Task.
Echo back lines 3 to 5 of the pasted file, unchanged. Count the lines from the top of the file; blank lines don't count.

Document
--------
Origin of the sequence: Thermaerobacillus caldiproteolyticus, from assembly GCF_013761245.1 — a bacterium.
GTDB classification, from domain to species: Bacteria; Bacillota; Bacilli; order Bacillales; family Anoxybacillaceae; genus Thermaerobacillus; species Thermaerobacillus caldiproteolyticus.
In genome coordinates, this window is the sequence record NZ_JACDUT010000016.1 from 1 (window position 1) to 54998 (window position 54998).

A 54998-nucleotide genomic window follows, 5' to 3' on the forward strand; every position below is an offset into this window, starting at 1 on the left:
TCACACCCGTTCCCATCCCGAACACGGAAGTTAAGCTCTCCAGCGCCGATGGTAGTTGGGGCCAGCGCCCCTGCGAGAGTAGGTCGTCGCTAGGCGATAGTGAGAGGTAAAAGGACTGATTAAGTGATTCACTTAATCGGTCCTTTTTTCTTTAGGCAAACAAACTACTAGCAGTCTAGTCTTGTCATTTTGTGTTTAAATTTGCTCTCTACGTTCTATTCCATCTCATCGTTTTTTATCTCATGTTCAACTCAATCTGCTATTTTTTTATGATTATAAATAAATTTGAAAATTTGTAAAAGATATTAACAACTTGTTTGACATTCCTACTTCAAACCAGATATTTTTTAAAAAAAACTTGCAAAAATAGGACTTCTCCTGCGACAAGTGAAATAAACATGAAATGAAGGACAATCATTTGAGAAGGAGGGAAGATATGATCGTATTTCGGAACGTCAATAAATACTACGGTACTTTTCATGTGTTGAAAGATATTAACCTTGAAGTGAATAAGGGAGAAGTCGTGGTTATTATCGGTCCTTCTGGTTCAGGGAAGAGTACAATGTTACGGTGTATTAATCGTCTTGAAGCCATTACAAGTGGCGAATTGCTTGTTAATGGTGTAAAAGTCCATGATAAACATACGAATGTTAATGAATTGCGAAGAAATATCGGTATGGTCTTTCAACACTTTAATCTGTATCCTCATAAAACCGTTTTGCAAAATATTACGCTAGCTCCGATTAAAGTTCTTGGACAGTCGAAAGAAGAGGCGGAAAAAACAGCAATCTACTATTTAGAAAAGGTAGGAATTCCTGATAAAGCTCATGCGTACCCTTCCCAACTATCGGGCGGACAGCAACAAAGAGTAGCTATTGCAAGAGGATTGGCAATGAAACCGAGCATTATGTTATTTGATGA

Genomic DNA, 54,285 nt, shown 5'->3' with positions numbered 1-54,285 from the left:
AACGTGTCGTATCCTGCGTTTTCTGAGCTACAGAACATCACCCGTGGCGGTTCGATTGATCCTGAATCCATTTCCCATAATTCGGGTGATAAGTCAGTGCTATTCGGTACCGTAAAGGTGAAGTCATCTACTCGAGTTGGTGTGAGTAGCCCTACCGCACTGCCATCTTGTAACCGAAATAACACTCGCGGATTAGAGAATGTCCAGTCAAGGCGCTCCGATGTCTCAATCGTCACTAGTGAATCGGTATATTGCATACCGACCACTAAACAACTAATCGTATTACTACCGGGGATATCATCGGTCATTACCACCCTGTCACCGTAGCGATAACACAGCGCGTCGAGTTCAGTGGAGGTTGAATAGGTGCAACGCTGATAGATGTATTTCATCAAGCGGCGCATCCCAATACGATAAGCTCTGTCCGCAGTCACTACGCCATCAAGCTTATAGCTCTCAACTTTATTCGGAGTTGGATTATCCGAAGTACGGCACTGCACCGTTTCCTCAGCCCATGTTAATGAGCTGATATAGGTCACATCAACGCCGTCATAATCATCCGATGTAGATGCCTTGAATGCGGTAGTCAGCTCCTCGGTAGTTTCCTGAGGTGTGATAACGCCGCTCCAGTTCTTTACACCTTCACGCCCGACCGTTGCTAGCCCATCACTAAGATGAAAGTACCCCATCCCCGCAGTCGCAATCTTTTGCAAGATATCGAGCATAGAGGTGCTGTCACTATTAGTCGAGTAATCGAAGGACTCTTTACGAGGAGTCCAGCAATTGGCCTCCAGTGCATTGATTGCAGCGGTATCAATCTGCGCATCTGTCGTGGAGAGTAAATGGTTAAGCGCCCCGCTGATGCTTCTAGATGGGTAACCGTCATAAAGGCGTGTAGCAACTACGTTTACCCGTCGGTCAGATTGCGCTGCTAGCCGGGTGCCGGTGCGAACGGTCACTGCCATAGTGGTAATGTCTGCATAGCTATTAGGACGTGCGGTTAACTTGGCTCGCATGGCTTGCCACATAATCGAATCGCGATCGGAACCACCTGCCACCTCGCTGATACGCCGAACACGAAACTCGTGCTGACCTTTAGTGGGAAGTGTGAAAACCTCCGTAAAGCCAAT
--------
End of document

In genome coordinates, this window is the sequence record NZ_JACDUT010000016.1 from 1 (window position 1) to 54998 (window position 54998).

A 54998-nucleotide genomic window follows, 5' to 3' on the forward strand; every position below is an offset into this window, starting at 1 on the left:
TCACACCCGTTCCCATCCCGAACACGGAAGTTAAGCTCTCCAGCGCCGATGGTAGTTGGGGCCAGCGCCCCTGCGAGAGTAGGTCGTCGCTAGGCGATAGTGAGAGGTAAAAGGACTGATTAAGTGATTCACTTAATCGGTCCTTTTTTCTTTAGGCAAACAAACTACTAGCAGTCTAGTCTTGTCATTTTGTGTTTAAATTTGCTCTCTACGTTCTATTCCATCTCATCGTTTTTTATCTCATGTTCAACTCAATCTGCTATTTTTTTATGATTATAAATAAATTTGAAAATTTGTAAAAGATATTAACAACTTGTTTGACATTCCTACTTCAAACCAGATATTTTTTAAAAAAAACTTGCAAAAATAGGACTTCTCCTGCGACAAGTGAAATAAACATGAAATGAAGGACAATCATTTGAGAAGGAGGGAAGATATGATCGTATTTCGGAACGTCAATAAATACTACGGTACTTTTCATGTGTTGAAAGATATTAACCTTGAAGTGAATAAGGGAGAAGTCGTGGTTATTATCGGTCCTTCTGGTTCAGGGAAGAGTACAATGTTACGGTGTATTAATCGTCTTGAAGCCATTACAAGTGGCGAATTGCTTGTTAATGGTGTAAAAGTCCATGATAAACATACGAATGTTAATGAATTGCGAAGAAATATCGGTATGGTCTTTCAACACTTTAATCTGTATCCTCATAAAACCGTTTTGCAAAATATTACGCTAGCTCCGATTAAAGTTCTTGGACAGTCGAAAGAAGAGGCGGAAAAAACAGCAATCTACTATTTAGAAAAGGTAGGAATTCCTGATAAAGCTCATGCGTACCCTTCCCAACTATCGGGCGGACAGCAACAAAGAGTAGCTATTGCAAGAGGATTGGCAATGAAACCGAGCATTATGTTATTTGATGA